And to be fair, I don’t hate blocks per se. Once in a while I have struggled with nested tables in HTML, to create a page which would have cried out for a block arrangement. But I want to use them as and when, not as a default.

Oh, I can use the ‘classic’ look, apparently. So I evoke that, but it doesn’t give me the classic editor, oh no, still a blocky page with huge, partially-sighted or child-friendly clumps of words. Nah, I have other things to do. I’m behind with setting up (using Squarespace and its ruddy blocks) the 2020 Scottish Portrait Awards, ready for the exhibition launch, online if not in the paint. To be honest, it never seemed to have the intended effect of getting me churning out novels anyway.

And where the fuck is the option to add hashtags and categories? I don’t doubt it’s there, but I can’t be arsed to spend hours ploughing through help screens. Bloody hell, it shows you once you try to publish.
[Hah! I’ve found my way to the ‘classic’ editor, in an attempt to assign this shit to a category. Still think I’m looking at a good excuse to stop. I don’t think there’ll be much wailing and gnashing of teeth throughout the land.]

So fuck you, WordPress (or should that be ‘thank you’ for freeing me from this weekly pointlessness?). This will be my last blog on here, at least for a while (if you follow me you’ll know if I ever change my mind). I might go back to putting stuff on Lucidity Ltd, and of course you can follow me on twitter (@dailowe).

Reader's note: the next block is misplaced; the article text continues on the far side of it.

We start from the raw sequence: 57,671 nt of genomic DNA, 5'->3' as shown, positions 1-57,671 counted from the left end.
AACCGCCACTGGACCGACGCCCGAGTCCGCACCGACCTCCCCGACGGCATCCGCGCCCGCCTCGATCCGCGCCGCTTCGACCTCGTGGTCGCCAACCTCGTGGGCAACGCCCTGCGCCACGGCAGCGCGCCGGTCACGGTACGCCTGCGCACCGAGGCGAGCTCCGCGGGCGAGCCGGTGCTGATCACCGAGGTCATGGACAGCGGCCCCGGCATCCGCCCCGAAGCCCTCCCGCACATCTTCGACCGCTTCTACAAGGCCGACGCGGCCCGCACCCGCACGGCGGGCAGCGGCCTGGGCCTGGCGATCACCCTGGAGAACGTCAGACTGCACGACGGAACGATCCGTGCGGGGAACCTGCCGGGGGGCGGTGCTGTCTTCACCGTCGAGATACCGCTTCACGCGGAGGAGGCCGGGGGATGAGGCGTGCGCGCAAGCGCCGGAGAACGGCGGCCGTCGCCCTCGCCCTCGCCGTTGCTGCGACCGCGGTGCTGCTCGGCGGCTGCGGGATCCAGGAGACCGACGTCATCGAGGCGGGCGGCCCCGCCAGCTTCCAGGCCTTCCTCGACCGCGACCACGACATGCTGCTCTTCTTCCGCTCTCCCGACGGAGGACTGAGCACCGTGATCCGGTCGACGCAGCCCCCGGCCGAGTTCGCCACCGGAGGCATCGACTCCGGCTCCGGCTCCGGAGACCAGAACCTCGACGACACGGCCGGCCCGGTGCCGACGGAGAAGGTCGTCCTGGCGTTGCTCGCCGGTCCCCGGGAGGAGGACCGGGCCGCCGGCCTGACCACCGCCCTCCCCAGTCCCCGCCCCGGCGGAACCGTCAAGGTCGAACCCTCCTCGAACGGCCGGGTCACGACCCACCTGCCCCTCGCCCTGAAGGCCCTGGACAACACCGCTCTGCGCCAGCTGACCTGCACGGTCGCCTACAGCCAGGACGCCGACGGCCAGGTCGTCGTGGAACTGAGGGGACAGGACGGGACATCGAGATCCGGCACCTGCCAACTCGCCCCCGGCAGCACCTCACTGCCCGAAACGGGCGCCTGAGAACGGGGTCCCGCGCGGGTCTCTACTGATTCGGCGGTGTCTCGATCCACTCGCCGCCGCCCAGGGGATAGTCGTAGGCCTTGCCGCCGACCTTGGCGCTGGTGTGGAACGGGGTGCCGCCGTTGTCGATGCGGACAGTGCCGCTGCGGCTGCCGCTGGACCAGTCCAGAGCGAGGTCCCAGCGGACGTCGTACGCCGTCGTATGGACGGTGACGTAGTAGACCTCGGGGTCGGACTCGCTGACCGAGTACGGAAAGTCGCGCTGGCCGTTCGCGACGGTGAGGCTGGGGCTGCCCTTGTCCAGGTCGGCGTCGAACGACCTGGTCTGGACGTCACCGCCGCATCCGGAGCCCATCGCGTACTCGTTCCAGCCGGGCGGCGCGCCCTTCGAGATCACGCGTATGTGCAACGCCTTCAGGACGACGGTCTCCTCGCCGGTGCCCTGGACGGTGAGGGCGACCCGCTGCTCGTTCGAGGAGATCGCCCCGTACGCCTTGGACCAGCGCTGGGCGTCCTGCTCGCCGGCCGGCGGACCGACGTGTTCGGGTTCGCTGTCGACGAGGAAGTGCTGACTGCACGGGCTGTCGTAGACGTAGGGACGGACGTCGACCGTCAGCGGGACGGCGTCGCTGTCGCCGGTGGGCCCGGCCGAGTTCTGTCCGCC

Unless I’ve been blocked and reported, of course. Farewell, friends.

You Lost Me At ‘Baby Shoes’

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A hundred years ago, when your defatigable blogger and his ex-wife-to-be were both students, the only ways to communicate across distances, like the sides of their Nottingham-York-Manchester triangle, were carrier pigeon, post, and telephone. And remember the last two were what might now be referred to as snailmail and landlines.

Being without benefit of columbidae and only able to use said phones in boxes situated in the Students’ Unions, much of our discourse was carried on in writing, posted regularly, though not in quantities that would furnish an epistolatory novel in the time of Richardson. But a certain volume was expected. Even by the standards of the time, Yours Truly was a compulsive correspondent. At one point, having written to all the friends and family I could think of, I actually picked a random name out of the Greater Manchester phone book and sent them an anonymous and chatty letter. I didn’t give my own name and address, and it began (if memory serves) “You don’t know me, but I’m in a letter-writing mood and have run out of people to write to.”

To this day I occasionally wonder how they reacted, and how soon it completely left their mind.

The thing is, that I was often severely reprimanded by my belovéd, should any letter be shorter than four sides of well-filled eight by ten. Even if she or I were due to take the transpennine train for a weekend of rumpy and, in a very real sense, pumpy, a few days later, a copious amount of waffle was expected. Even mothers and other friends might reply to a single sheet with, is that all you have to tell me?

(as an aside, the dear but sarky mater would react to any extended hiatus by sending a letter addressed To whomsoever finds this letter, and beginning: Do you have any information as to the health or whereabouts of a Mr David Lowe, my long-lost son …)

How things have changed.